Harnessing and Understanding the Power of Microbial Consortia: Synthetic and Systems Biology Approaches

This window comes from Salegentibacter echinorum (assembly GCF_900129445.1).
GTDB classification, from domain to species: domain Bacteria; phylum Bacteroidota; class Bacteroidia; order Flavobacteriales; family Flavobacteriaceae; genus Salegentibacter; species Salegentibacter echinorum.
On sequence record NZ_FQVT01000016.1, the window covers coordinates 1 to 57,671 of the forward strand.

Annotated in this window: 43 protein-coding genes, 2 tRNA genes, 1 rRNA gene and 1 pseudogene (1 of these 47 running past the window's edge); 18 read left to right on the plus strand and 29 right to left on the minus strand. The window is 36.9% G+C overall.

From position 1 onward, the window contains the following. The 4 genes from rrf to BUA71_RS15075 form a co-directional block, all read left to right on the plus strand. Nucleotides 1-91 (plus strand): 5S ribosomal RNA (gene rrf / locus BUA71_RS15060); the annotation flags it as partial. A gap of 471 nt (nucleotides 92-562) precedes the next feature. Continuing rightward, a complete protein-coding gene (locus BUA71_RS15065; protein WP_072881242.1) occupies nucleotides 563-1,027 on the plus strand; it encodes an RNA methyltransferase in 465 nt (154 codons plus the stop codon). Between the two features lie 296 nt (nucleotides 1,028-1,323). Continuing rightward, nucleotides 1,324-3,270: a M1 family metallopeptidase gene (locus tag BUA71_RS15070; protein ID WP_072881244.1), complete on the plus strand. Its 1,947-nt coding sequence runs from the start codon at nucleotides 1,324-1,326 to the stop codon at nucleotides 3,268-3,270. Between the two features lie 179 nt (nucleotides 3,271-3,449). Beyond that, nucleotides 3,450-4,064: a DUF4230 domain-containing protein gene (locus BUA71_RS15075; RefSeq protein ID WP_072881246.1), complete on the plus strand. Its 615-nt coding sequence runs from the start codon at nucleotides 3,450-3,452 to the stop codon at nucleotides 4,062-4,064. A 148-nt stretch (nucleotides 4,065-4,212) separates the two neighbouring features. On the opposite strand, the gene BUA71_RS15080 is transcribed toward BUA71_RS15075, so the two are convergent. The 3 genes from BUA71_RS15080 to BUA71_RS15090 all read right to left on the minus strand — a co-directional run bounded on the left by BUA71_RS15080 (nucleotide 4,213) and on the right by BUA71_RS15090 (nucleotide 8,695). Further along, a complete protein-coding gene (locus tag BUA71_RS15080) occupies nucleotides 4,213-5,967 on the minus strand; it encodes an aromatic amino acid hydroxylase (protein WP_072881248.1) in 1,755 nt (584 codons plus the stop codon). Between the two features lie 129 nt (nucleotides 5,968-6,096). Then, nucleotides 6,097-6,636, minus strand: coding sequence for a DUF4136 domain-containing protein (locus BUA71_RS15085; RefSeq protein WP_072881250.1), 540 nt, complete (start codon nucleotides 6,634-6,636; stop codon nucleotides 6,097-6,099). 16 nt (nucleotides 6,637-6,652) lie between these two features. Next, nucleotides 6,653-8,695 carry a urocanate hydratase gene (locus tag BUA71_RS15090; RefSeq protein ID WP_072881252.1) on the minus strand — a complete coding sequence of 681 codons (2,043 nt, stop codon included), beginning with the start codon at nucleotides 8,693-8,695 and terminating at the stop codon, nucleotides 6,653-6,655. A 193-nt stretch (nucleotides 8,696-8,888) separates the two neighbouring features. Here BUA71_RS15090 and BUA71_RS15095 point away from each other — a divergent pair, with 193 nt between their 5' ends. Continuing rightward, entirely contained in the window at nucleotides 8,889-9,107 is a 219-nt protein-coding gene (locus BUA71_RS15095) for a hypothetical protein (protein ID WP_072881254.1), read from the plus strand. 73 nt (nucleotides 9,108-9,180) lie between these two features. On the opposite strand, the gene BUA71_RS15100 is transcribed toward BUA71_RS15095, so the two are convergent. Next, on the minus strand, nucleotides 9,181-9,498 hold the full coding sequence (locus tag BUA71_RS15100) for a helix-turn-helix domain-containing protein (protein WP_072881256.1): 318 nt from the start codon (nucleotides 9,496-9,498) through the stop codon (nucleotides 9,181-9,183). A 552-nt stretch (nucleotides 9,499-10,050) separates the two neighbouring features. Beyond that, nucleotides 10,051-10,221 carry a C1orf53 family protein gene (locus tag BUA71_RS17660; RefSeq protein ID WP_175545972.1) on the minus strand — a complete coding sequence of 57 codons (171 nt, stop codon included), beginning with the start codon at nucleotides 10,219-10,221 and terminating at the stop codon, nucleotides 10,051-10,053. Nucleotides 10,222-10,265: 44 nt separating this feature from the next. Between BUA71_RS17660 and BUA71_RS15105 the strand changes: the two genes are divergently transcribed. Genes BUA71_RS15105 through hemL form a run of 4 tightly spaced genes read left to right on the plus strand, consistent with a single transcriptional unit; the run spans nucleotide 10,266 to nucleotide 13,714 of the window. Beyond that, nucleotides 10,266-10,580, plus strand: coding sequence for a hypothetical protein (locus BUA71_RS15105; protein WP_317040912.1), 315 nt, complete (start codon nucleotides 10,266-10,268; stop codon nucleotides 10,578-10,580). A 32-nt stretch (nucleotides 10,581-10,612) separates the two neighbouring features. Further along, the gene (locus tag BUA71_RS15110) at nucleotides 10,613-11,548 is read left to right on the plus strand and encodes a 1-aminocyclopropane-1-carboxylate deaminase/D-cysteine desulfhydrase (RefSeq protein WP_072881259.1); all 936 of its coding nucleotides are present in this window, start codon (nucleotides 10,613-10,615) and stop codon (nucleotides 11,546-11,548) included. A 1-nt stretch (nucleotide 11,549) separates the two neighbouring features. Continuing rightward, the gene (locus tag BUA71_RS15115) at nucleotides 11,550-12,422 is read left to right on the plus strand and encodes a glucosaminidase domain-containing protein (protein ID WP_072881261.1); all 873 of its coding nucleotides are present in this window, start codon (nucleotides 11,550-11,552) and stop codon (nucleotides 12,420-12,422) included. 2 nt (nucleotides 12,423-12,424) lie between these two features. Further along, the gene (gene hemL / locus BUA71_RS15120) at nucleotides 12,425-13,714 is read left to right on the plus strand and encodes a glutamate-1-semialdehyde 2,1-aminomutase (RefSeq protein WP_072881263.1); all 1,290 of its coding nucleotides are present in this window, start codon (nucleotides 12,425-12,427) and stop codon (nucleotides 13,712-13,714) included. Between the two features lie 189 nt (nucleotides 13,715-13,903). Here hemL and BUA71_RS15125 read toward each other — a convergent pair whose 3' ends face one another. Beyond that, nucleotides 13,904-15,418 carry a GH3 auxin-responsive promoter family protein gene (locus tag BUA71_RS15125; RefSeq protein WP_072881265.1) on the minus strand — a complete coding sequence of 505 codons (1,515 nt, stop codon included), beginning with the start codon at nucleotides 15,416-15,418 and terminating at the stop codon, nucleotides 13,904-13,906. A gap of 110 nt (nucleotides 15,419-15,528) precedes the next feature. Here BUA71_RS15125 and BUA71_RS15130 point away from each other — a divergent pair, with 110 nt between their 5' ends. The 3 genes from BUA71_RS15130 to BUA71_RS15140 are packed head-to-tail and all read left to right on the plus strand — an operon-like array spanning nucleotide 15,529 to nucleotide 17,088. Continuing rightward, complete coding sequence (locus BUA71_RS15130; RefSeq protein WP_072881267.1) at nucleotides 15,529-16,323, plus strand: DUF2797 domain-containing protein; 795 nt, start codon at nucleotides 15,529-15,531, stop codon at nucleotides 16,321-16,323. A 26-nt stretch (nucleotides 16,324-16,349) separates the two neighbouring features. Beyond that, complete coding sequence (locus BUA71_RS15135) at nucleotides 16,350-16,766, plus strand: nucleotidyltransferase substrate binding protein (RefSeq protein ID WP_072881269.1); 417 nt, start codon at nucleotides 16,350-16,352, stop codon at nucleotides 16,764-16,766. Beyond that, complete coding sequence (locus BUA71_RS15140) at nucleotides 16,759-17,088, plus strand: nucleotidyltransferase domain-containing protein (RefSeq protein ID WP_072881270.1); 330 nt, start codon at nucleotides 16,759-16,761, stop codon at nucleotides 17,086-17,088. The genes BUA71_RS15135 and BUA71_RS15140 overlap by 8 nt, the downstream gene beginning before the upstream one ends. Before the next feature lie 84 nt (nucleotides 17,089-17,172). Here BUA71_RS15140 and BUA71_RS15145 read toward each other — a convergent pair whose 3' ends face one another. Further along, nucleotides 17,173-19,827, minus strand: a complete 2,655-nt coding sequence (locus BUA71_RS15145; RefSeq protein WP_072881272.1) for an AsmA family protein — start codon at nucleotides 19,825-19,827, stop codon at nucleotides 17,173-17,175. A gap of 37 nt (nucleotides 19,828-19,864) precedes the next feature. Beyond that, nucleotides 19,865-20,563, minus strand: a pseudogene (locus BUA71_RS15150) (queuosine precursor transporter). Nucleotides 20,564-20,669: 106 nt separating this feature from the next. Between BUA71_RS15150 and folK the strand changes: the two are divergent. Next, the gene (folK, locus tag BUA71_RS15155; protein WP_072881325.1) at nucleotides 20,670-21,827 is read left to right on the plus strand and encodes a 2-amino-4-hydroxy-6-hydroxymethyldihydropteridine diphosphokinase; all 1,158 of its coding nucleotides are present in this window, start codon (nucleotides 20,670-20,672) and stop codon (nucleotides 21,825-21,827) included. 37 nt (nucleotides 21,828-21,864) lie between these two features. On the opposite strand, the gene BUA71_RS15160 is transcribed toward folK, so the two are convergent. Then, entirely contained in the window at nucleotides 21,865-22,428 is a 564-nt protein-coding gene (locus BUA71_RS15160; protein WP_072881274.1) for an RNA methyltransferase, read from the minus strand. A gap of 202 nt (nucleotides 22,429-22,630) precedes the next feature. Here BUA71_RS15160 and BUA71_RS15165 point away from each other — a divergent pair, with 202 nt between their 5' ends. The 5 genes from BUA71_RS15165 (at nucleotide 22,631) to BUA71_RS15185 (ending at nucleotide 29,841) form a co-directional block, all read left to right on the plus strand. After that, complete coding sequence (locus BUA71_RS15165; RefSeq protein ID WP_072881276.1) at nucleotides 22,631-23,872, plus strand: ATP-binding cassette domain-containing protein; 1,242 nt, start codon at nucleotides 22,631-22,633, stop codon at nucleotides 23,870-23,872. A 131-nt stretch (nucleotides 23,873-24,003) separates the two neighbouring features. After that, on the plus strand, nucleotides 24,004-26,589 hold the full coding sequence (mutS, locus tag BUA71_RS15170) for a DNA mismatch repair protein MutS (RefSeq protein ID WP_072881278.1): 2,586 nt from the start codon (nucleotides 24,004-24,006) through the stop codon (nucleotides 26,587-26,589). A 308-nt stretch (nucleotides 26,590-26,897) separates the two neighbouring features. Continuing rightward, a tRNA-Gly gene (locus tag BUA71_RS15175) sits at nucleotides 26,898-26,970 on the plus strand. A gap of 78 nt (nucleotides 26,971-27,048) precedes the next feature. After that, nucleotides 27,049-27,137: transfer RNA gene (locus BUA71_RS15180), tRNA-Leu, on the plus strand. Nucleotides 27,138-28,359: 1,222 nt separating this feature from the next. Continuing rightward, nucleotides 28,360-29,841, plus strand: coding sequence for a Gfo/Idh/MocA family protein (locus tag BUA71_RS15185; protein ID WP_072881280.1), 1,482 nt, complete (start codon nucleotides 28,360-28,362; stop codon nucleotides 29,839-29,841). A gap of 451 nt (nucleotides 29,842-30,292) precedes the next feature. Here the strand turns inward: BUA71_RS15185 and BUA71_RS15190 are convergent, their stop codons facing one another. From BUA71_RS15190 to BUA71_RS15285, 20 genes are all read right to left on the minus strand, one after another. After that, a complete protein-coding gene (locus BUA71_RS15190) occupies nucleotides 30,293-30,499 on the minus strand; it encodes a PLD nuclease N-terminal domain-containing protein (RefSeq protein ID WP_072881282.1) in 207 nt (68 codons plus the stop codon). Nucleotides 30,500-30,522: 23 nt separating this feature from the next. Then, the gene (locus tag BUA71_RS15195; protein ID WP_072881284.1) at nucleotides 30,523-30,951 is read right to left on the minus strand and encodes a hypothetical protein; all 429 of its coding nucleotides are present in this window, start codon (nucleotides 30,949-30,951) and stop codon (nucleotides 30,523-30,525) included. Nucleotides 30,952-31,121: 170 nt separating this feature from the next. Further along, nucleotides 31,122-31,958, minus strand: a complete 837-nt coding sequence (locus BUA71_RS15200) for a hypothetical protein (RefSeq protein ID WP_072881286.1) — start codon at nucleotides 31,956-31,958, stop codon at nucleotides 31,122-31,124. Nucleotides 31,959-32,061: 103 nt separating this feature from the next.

Microbes are everywhere in nature and they live in diverse communities that show remarkable metabolic capabilities and robustness. Inspired by these synergistic ecosystems, my lab has been developing a new approach for microbial engineering and biochemical production - design and construction of synthetic microbial consortia consisting of different specialists to accomplish a complicated task. One application focus has been synthesis of fuels and chemicals from lignocellulosic biomass. Our designed consortium includes a cellulolytic member responsible for hydrolyzing hemicellulose and cellulose (main components of lignocellulosic biomass) into mono and oligosaccharides and a fermenting member for converting mono and oligosaccharides into desired molecules such as isobutanol, an advanced biofuel. Such a synthetic microbial consortium integrating saccharification and fermentation capabilities will enable one-step “consolidated” bioprocessing (CBP), a potential breakthrough technology that can lead to cost-effective production of lignocellulosic biochemicals. The general framework of engineering defined co-cultures of coordinated specialists could offer exciting new opportunities for the efficient and flexible production of many valuable chemicals from other non-conventional bio-feedstocks. A second distinct yet complementary research thrust in my lab is to employ engineering related tools to study naturally occurring microbial consortia in order to discover the design principles underlying these complex systems. In particular, we have been developing a technological pipeline, based on nanoliter-scale microfluidic droplets, to co-cultivate sub-communities and characterize member interactions that shape the structure and function of the microbial consortia. Several technological modules have been created and the pipeline is being applied to the investigation of a range of health or environment related microbiomes.